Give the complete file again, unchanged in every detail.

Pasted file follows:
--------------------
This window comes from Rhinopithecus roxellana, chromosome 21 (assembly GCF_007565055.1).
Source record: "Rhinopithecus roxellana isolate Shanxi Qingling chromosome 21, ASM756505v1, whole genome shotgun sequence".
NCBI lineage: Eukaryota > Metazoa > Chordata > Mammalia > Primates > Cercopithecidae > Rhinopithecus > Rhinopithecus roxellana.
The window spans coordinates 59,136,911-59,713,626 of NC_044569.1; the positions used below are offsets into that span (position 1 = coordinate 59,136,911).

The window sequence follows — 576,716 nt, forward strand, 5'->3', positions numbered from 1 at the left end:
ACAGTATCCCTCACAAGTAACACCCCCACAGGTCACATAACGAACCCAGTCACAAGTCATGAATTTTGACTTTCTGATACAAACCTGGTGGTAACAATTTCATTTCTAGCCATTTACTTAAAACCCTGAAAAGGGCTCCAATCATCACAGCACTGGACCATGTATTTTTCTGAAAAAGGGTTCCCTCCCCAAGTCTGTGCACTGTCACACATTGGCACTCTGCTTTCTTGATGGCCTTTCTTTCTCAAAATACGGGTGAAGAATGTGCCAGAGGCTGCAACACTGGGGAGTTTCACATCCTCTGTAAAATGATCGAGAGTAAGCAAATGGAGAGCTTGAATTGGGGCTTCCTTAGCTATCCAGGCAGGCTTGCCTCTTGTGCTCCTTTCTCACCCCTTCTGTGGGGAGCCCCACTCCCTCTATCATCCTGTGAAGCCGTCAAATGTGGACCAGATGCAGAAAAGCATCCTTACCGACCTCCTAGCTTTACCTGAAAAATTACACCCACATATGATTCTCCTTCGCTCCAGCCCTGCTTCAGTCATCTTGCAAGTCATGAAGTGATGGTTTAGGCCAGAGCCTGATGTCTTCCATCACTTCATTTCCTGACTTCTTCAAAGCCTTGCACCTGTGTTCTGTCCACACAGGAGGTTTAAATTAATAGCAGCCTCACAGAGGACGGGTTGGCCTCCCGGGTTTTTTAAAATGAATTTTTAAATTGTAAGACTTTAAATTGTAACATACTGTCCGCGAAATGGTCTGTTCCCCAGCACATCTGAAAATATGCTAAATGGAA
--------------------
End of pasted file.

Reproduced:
This window comes from Rhinopithecus roxellana, chromosome 21 (assembly GCF_007565055.1).
Source record: "Rhinopithecus roxellana isolate Shanxi Qingling chromosome 21, ASM756505v1, whole genome shotgun sequence".
NCBI lineage: Eukaryota > Metazoa > Chordata > Mammalia > Primates > Cercopithecidae > Rhinopithecus > Rhinopithecus roxellana.
The window spans coordinates 59,136,911-59,713,626 of NC_044569.1; the positions used below are offsets into that span (position 1 = coordinate 59,136,911).

The window sequence follows — 576,716 nt, forward strand, 5'->3', positions numbered from 1 at the left end:
ACAGTATCCCTCACAAGTAACACCCCCACAGGTCACATAACGAACCCAGTCACAAGTCATGAATTTTGACTTTCTGATACAAACCTGGTGGTAACAATTTCATTTCTAGCCATTTACTTAAAACCCTGAAAAGGGCTCCAATCATCACAGCACTGGACCATGTATTTTTCTGAAAAAGGGTTCCCTCCCCAAGTCTGTGCACTGTCACACATTGGCACTCTGCTTTCTTGATGGCCTTTCTTTCTCAAAATACGGGTGAAGAATGTGCCAGAGGCTGCAACACTGGGGAGTTTCACATCCTCTGTAAAATGATCGAGAGTAAGCAAATGGAGAGCTTGAATTGGGGCTTCCTTAGCTATCCAGGCAGGCTTGCCTCTTGTGCTCCTTTCTCACCCCTTCTGTGGGGAGCCCCACTCCCTCTATCATCCTGTGAAGCCGTCAAATGTGGACCAGATGCAGAAAAGCATCCTTACCGACCTCCTAGCTTTACCTGAAAAATTACACCCACATATGATTCTCCTTCGCTCCAGCCCTGCTTCAGTCATCTTGCAAGTCATGAAGTGATGGTTTAGGCCAGAGCCTGATGTCTTCCATCACTTCATTTCCTGACTTCTTCAAAGCCTTGCACCTGTGTTCTGTCCACACAGGAGGTTTAAATTAATAGCAGCCTCACAGAGGACGGGTTGGCCTCCCGGGTTTTTTAAAATGAATTTTTAAATTGTAAGACTTTAAATTGTAACATACTGTCCGCGAAATGGTCTGTTCCCCAGCACATCTGAAAATATGCTAAATGGAA